train fire

Scary train fire in busy Ontario city renews concern about Toronto’s rail traffic

Local councillor calls for improved rail safety measures across the city

Over the weekend in London, Ontario, a Canadian Pacific Kansas City Limited train passed through the city engulfed in flames. Residents, accustomed to seeing trains along their routes, were shocked as several train cars blazed.

Late Sunday night, the incident drew 28 firefighters from multiple crews to extinguish the flames. Videos shared on social media showed fire and smoke billowing into the night sky as the train continued its journey, eventually stopping at a crossing near Richmond and Pall Mall streets.

The fire involved five railcars carrying old wooden railway ties and nobody was hurt in the incident. But it was a reminder that trains running through the middle of major urban centres are a risk, especially considering the main cargo is often oil.

In the past, there have been regular renewed call to address how dangerous goods such as oil are transported by rail through densely populated urban areas such as Toronto.

Streets of Toronto most recently covered this issue in 2020 when Toronto councillor Josh Matlow was sounding the proverbial alarm saying that the federal government’s latest move, to slow down trains moving dangerous goods through cities, wasn’t enough. Not even close.

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There are hundreds of thousands of barrels transported by rain in Canada as the trains have become de facto backdoor alternatives to pipelines that require little public input or protest.

The rail line that goes through the heart of Toronto also travels directly through Matlow’s midtown ward. It was along this rail line, further east in Scarborough, where there was a derailment on Nov. 11, 2018.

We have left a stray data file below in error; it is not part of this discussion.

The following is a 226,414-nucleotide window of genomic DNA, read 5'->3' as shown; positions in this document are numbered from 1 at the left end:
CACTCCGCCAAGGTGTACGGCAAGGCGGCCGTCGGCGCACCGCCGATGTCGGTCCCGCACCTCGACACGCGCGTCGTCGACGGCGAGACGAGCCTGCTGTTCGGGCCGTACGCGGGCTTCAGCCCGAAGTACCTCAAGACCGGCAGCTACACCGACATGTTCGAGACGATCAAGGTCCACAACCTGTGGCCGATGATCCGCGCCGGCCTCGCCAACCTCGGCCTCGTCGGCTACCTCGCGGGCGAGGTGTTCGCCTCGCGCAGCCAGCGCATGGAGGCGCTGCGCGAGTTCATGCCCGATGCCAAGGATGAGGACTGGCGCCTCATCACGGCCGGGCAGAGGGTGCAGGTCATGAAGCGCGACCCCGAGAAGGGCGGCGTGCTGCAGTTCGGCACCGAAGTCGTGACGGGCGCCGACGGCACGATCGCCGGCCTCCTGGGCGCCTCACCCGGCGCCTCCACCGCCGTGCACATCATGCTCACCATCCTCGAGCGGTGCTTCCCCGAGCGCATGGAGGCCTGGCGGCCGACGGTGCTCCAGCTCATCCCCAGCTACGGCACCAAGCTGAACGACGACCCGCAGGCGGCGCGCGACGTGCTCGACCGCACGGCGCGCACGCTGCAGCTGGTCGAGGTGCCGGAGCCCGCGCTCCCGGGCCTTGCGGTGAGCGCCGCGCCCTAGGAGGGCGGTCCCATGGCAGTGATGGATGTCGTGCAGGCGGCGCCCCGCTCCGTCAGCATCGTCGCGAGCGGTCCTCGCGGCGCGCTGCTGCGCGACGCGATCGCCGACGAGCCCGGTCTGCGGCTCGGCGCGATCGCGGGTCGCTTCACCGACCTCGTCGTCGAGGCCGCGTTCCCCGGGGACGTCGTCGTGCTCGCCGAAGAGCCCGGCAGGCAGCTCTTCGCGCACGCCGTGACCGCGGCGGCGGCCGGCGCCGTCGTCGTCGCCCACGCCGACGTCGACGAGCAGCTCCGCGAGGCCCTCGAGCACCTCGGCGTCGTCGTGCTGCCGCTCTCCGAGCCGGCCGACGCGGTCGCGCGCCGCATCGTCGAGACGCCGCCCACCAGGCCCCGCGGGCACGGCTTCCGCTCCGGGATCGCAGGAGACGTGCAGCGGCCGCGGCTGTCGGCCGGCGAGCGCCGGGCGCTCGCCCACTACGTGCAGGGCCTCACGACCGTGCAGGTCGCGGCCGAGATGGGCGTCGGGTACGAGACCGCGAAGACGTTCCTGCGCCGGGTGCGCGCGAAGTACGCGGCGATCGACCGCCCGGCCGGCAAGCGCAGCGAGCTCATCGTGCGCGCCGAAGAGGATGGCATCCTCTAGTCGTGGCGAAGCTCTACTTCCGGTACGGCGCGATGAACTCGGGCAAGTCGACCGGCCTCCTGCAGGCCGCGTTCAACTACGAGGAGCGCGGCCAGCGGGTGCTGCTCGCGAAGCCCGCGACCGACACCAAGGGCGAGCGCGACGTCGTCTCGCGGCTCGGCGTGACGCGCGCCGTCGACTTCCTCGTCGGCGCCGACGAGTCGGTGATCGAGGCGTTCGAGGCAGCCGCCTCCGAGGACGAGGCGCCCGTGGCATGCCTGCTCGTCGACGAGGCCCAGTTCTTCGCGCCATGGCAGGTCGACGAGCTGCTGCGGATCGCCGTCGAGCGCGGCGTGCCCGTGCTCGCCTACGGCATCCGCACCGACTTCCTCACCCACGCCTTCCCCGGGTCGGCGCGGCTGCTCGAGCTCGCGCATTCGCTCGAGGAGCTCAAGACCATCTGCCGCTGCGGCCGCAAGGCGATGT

Leader of Safe Rail Communities
Helen Vassilakos, co-founders of the Toronto group Safe Rail Communities

Nobody was hurt in the incident, but it did serve as a reminder of the presence of trains carrying dangerous and potentially explosive materials through the middle of Canada’s most populous city.



In Saskatchewan, 33 cars derailing sparking a fire in the same rural area where more than 1.5 million barrels of oil leaked into the environment after a derailment last December.



The latest incident resulted in MP Marc Garneau issuing a federal order to decrease the speed limit of trains with more than 20 cars going through urban areas to a maximum of 25 miles per hour, half the current Transport Canada regulations.



Although news of the speed change is welcome, in a CBC interview, Coun. Matlow said more needed to be done.

In 2017, there was another train derailment in Toronto. This time, it was near the corner of Dupont and Howland — one of the fastest growing neighbourhoods of the city. Right along the Dupont rail corridor, there is condo application after condo application. It is this new reality that prompted local residents to band together to form the advocacy group Safe Rail Communities to lobby for serious improvements in rail safety, including getting rid of the most dangerous types of rail cars.

“It’s only a matter of time before something happens,” said Helen Vassilakos, one of the co-founders of the Toronto group Safe Rail Communities, in a previous story on TRNTO. “The government is sort of tinkering with a system that needs a complete overhaul.”